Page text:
In 2002 when the winery was established, it was named after the village of Petrovaselo that belongs to Recas DOC. The village was described in older records as a Serbian or Montenegro village, which could have been mostly true until 1910 so it may have been the northernmost Serbian wine-village of the former Banat region (now shared by Hungary, Serbia and Romania).

Between 2005 and 2009 owners planted 42 hectares of vines but as now they possess a total of 172 hectares, this number can be even higher in the future. The never-ending vine-rows of Recas stretch along close-by but this does not frighten the Italian winemaker of Petro Vaselo, Marco Feltrin who says their “big brother” is more of a help in their entering the market because they have made the name of the wine region well-known so they do not have to start explaining it all over again.

The 172 hectares have been bought from as many as 600 different owners, some of whom could not even sign their name with confidence. The land, however, was begging for grapes, so we didn’t give it up.

As the owners are Italian, the produce of the first few harvests were processed in Italy but since 2011 the whole procedure has been performed in Romania. Marco’s situation is special in many respects compared to the country’s winemakers. He doesn’t only look but is indeed exceptionally young but has considerable experience gathered in Italy and Burgundy so wine-lovers have every right to expect something phenomenal from him on the table.

Photo: Daniel Ercsey

If we study the grapes, we can see that the owners believe in international varieties: besides Chardonnay, Pinot Noir, Cabernet Sauvignon, Merlot and Riesling only Feteasca Neagra is a refreshing exception. Please, don’t misunderstand what I’m saying: if anyone can make good wines from these varieties, that’s a feat. Still, the two players of Recas DOC don’t seem to be considering the message the wine region conveys, but are trying to overcome the problem of how to make good wine. This has been successfully done so it is time to take the next step when they select one production technology or one-two varieties from the many to help consumers to identify Recas DOC.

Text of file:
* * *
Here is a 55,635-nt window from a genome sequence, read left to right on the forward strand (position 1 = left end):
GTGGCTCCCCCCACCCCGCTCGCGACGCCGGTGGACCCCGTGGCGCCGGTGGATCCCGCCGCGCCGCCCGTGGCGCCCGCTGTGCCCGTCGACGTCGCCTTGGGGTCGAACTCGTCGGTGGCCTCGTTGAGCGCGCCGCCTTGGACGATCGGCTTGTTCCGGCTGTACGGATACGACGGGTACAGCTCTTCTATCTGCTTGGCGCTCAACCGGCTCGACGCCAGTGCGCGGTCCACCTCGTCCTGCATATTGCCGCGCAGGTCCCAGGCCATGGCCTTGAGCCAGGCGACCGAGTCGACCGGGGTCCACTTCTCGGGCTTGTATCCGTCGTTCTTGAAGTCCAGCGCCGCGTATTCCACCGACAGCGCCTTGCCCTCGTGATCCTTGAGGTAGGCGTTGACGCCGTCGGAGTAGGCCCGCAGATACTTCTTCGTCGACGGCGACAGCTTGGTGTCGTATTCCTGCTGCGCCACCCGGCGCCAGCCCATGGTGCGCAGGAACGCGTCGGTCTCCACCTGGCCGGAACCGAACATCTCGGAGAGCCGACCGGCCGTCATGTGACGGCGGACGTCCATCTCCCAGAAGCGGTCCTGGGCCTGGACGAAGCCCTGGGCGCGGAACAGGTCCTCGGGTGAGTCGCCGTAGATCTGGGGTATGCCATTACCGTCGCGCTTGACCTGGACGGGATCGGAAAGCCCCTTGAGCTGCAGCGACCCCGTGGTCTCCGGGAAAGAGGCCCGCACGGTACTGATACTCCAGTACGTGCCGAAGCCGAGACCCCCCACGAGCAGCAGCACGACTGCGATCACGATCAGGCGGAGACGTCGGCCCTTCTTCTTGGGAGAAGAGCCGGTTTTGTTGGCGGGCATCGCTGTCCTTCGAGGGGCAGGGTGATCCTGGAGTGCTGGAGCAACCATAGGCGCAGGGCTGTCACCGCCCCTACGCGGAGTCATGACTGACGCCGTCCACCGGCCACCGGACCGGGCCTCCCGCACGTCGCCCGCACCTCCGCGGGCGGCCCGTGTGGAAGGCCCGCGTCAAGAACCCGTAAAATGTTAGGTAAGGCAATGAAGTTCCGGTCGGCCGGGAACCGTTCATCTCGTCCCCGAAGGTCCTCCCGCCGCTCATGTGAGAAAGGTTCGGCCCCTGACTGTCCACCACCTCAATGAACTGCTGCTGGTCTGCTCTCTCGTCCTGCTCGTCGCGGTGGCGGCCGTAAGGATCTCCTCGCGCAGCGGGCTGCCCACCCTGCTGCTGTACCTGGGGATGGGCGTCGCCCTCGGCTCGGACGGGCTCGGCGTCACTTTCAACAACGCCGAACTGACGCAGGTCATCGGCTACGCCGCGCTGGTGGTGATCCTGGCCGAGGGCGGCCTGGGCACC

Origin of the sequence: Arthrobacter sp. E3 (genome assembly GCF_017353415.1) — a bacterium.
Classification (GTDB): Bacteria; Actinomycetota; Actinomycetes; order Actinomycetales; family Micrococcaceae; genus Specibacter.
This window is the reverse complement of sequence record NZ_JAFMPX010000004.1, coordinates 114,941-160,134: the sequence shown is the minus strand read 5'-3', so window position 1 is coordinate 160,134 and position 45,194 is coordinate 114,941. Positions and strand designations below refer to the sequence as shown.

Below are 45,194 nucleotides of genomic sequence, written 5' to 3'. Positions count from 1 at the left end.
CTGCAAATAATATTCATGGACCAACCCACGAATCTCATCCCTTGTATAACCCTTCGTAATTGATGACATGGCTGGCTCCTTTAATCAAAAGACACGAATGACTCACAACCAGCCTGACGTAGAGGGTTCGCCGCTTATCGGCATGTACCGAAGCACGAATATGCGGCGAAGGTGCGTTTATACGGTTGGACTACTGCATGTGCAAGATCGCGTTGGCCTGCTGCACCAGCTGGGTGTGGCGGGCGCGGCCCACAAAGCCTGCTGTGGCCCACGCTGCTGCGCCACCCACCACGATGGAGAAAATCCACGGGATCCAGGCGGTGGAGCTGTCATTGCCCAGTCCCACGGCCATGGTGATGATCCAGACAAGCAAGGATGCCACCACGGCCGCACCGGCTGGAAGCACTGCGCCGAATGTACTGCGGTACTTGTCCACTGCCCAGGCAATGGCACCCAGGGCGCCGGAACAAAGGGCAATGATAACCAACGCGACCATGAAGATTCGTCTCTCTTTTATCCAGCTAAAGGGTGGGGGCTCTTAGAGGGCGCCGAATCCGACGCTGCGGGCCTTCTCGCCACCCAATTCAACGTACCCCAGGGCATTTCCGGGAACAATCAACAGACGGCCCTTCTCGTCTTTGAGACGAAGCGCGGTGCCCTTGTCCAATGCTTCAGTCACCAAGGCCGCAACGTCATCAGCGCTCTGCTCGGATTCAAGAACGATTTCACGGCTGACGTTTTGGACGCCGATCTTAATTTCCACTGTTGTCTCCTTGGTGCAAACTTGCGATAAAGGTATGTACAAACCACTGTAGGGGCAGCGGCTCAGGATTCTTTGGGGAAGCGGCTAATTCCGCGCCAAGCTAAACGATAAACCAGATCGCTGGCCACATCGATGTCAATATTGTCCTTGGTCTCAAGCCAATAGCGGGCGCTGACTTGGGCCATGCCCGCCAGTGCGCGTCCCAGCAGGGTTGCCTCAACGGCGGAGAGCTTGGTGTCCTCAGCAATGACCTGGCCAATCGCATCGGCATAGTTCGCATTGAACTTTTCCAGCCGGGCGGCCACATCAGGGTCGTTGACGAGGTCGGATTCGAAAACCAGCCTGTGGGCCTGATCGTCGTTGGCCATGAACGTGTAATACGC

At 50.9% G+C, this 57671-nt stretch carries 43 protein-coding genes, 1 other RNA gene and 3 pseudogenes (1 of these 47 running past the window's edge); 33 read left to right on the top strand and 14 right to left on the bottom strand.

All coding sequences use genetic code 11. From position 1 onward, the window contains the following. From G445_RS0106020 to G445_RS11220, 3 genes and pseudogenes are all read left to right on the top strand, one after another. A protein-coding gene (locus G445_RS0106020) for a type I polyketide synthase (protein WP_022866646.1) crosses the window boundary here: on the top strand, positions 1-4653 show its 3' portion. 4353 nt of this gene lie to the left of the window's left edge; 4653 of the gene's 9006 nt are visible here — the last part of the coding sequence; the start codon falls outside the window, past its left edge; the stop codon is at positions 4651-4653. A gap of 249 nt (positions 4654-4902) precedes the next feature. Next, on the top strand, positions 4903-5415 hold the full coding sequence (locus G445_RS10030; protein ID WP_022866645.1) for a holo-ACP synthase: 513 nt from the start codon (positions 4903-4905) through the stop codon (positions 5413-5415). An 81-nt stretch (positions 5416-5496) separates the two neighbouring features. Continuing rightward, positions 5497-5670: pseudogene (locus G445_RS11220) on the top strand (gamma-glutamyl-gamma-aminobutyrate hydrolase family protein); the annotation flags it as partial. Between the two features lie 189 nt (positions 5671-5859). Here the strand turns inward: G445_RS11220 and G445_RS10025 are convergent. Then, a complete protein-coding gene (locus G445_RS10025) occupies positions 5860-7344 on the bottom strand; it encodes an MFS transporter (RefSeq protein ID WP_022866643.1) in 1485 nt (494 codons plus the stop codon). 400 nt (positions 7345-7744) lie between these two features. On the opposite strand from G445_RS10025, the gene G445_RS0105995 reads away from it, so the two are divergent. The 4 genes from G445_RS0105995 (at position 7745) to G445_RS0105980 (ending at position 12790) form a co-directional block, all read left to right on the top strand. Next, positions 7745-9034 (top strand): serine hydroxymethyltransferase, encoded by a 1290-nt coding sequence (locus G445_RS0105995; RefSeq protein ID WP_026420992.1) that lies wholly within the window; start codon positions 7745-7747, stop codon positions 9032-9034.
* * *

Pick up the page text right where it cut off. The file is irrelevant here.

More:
Photo: Daniel Ercsey

The winery, though it has a tasting room, is not yet ready to receive the hordes of tourists so it is a must to make an appointment in advance and inquire about tasting possibilities. The label design is cool and convincing just like the winemaker who speaks several languages. There is no doubt that they will be successful in this sector quickly. Until then, they’ll make the most expensive new wine of the country (under the name of PV Gran Cru) so that those seeking for novelties could have something to talk about. If these hills had four-five more wineries like Petro Vaselo, the whole wine region would profit from that. Until that happens, the team of Petro Vaselo has to show the way to those uncertain that this is really possible.

Bendis Nadir 2015   I 84 points
Restrained nose of white flowers. Smooth acidity on the palate with a lovely mousse, a touch of green-apple bitterness and floral notes once again.

Bendis Rose 2015   I 83 points
Restrained nose of a little rosehip and flowers. Beautiful acidity on the palate, but slightly coarse bubbles, fruity and fresh.

Photo: Daniel Ercsey

Otarnita Pinot Noir 2012   I 86 points
Mainly sour cherry on the nose, with a little stewed sour cherry and earthy notes in the background. Rounded acidity on the palate, the riper fruit reminiscent of Italian Pinot Noir with forest floor and beetroot in the background along with a medium finish.

Ovas 2011   I 88 points
Aromas of red and black berry fruit with a touch of cedar. Full-bodied on the palate with silky tannins. Merlot dominates the flavour profile, very fruity but with some oriental spice in the background. Smooth, long and elegant.